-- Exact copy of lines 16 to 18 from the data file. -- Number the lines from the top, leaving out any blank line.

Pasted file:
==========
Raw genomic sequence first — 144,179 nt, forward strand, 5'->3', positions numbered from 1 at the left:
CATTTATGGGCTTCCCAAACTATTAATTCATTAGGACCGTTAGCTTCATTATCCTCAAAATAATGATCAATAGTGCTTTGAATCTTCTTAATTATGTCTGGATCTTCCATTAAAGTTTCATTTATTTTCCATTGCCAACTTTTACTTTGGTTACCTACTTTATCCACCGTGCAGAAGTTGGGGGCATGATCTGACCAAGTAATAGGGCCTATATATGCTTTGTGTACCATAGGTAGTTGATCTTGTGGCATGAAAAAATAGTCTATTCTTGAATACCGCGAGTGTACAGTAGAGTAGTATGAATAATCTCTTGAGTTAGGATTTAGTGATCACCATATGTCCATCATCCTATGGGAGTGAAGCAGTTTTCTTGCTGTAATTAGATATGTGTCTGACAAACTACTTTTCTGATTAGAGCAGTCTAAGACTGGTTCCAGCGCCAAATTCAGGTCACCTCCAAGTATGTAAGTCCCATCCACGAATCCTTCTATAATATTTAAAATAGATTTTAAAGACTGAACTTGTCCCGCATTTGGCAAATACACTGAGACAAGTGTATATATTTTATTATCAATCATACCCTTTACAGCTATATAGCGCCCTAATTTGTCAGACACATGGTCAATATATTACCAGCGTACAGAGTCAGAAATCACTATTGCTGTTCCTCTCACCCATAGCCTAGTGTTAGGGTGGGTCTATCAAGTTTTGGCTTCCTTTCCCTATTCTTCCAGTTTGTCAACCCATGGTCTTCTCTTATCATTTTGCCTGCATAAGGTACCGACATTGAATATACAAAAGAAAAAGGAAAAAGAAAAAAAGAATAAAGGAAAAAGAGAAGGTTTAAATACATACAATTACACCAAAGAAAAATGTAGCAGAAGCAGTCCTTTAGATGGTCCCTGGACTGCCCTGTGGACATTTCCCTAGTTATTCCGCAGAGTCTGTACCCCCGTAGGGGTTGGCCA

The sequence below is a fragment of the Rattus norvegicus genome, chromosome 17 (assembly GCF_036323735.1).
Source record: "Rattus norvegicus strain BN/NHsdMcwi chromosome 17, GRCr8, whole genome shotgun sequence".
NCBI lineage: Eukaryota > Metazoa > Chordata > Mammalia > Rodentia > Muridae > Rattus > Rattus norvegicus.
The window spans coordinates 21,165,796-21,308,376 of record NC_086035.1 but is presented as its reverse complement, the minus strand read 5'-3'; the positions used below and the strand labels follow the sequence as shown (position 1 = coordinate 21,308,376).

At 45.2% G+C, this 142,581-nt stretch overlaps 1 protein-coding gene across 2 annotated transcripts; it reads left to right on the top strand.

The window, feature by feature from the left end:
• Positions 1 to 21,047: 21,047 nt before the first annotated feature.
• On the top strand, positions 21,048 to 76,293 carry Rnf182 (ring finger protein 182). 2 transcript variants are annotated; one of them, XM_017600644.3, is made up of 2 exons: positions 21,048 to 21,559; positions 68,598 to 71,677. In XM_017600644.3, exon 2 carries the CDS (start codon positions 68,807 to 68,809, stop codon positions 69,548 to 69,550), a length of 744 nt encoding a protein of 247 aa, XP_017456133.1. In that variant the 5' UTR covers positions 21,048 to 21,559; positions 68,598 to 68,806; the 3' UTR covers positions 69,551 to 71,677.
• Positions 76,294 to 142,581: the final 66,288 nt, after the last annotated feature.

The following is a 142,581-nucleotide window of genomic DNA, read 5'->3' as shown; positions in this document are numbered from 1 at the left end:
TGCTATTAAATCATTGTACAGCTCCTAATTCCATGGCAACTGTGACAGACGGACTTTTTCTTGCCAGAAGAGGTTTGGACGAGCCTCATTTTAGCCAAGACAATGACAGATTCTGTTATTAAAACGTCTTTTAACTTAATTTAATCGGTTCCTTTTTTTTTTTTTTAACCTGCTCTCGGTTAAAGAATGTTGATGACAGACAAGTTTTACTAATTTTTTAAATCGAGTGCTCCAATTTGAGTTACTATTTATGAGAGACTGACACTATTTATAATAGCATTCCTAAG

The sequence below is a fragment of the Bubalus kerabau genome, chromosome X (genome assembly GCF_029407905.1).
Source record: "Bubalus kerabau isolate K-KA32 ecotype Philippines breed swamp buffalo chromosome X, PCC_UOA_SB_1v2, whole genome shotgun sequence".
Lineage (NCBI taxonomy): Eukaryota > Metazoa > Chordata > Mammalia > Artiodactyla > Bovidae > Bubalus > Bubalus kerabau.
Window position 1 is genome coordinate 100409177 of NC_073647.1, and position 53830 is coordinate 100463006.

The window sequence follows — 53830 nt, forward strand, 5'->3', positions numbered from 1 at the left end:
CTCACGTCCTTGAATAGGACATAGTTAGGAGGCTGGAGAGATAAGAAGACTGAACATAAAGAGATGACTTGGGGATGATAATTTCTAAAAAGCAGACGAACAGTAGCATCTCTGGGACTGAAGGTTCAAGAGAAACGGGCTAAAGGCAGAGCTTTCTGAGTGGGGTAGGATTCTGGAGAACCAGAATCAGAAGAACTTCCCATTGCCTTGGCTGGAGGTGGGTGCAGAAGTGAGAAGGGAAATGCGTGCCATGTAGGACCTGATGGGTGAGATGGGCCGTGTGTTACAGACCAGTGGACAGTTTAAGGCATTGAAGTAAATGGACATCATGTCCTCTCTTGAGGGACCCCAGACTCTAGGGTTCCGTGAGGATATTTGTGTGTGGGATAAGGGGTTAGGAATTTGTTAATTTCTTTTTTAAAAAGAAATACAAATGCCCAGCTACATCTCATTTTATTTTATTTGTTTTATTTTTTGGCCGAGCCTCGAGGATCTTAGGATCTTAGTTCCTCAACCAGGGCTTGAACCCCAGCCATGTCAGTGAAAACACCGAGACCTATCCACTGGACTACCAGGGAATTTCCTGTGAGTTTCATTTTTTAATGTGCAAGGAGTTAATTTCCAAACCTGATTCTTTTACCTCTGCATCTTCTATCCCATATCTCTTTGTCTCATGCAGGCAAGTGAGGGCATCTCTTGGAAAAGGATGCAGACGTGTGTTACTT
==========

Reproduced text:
Lineage (NCBI taxonomy): Eukaryota > Metazoa > Chordata > Mammalia > Artiodactyla > Bovidae > Bubalus > Bubalus kerabau.
Window position 1 is genome coordinate 100409177 of NC_073647.1, and position 53830 is coordinate 100463006.

The window sequence follows — 53830 nt, forward strand, 5'->3', positions numbered from 1 at the left end: